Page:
Spectre VFX: Here’s how MPC used digital effects to make Bond's latest adventure feel real

Despite using a lot of real stunts, Spectre relied on some artful VFX from MPC to make crashes and chases seem even more exciting.

From sequences in the Austrian Alps to the Moroccan desert, MPC created 300 explosive VFX shots for Spectre. While Bond films generally use more real-world stunts, props and locations than most big-budget action flicks – MPC's skills were needed to hide supporting equipment and add clouds of snow and smoke and raging fires to up the tension even further.

Heading the project were MPC VFX supervisor Mark Curtis, producer Laura Schultz and production xFX Supervisor Steve Begg, who oversaw the visual effects for the whole film. 

We take a look at some of their iconic creations for the 24th Bond adventure.

MPC truly brought Bond hunting a villian through the snowy alps to life - instead of relying solely on a CG plane, MPC built a real plane based on the Britten-Norman Islander and dragged it through the forest via wires, wheels and skis.

For the wings to be torn off, the team incorporated a full CG version of the aircraft. They also created snow clouds billowing from the propellers, a wake of snow from the its sliding belly and smoke and fire from its straining engines.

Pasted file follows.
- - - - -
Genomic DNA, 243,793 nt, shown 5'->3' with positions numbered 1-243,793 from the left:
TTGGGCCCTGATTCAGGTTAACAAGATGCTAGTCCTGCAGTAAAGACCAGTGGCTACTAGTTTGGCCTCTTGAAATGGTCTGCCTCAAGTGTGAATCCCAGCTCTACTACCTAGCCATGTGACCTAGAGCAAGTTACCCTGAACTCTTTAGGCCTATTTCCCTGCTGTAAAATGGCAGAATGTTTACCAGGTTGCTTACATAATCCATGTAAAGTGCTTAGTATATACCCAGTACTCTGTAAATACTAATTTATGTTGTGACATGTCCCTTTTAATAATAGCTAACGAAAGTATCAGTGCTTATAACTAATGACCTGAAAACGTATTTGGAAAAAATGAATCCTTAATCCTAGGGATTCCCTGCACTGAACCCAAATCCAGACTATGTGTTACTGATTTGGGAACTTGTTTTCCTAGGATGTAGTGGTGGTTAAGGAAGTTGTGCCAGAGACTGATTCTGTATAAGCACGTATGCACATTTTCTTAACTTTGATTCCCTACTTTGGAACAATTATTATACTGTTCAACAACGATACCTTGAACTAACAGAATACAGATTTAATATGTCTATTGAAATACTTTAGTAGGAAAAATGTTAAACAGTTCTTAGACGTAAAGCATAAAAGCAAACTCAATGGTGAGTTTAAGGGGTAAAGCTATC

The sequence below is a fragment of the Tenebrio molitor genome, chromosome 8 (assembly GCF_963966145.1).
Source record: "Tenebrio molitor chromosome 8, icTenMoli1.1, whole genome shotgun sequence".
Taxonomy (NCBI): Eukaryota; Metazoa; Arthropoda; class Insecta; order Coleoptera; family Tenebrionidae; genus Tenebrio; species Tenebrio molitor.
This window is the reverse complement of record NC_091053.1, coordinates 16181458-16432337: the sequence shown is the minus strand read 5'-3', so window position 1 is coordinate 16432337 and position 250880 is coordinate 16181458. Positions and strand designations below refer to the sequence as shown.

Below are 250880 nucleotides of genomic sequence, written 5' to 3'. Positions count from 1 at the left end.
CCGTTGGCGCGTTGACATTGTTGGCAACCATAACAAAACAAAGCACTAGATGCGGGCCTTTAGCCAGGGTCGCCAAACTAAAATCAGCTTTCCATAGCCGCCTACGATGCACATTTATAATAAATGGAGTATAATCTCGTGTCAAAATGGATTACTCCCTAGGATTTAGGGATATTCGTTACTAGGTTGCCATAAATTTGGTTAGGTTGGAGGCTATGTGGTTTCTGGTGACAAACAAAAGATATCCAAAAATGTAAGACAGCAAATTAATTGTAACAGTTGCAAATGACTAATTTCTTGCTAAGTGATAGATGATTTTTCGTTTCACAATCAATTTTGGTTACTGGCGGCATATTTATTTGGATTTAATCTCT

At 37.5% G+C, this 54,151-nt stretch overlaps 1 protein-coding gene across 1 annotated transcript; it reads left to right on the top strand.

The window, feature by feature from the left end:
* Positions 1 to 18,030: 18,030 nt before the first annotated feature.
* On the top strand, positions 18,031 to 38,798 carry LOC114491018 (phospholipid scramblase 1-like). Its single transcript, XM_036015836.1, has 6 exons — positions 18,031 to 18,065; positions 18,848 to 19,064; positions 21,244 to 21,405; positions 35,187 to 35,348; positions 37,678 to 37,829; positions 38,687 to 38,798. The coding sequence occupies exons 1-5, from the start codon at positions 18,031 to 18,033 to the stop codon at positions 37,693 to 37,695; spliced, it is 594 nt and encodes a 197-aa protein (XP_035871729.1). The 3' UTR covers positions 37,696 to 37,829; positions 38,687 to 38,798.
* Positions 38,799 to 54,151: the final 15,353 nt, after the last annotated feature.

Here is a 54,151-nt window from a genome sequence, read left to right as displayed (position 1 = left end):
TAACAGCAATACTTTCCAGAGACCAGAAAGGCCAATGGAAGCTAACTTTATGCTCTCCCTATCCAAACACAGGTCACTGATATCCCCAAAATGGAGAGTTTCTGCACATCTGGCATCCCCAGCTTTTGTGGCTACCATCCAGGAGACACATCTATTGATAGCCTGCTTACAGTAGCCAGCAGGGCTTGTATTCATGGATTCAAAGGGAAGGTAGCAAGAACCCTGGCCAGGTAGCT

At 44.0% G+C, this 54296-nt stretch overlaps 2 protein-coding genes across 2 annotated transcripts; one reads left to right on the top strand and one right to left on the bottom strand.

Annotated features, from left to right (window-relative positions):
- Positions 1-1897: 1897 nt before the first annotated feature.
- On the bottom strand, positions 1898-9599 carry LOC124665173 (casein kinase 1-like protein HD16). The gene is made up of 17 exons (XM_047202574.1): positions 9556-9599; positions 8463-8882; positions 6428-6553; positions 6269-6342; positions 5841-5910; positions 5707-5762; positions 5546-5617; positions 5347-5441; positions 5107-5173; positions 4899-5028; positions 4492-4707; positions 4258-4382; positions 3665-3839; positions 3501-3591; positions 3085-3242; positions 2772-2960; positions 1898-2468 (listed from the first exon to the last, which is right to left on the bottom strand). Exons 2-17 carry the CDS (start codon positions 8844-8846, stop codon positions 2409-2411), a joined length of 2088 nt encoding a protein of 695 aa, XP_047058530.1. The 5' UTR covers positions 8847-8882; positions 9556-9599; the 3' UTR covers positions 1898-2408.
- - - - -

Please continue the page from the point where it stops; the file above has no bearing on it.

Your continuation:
Oh, and if that wasn't enough, the real plane then smashed through a real barn. Even for Bond, a lot went into that stunt. 

Image: before (top), after (bottom) 

On top of switching between the real and CG planes, production VFX supervisor Steve Begg told AWN that a major challenge for MPC was the shiny plane reflecting the studio and crew when shooting close-ups on a VFX stage.

MPC managed to wrap a CG fuselage around it and reflect a model of the moving alpine scenery onto its body instead.

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For the mountaintop lair, MPC took inspiration from the glassy, cubist Ice-Q in Solden, Austria. Expanding and reconfiguring the original gave it a larger, more ominous cross shape, which perched atop a CG restructured mountain peak - how fitting for a Bond villain.

Image: before (top), after (bottom) 

The reflections of the panoramic mountain views in the glass created beautiful but tough work, with MPC having to build a model of the surrounding peaks.

Image: before (top), after (bottom)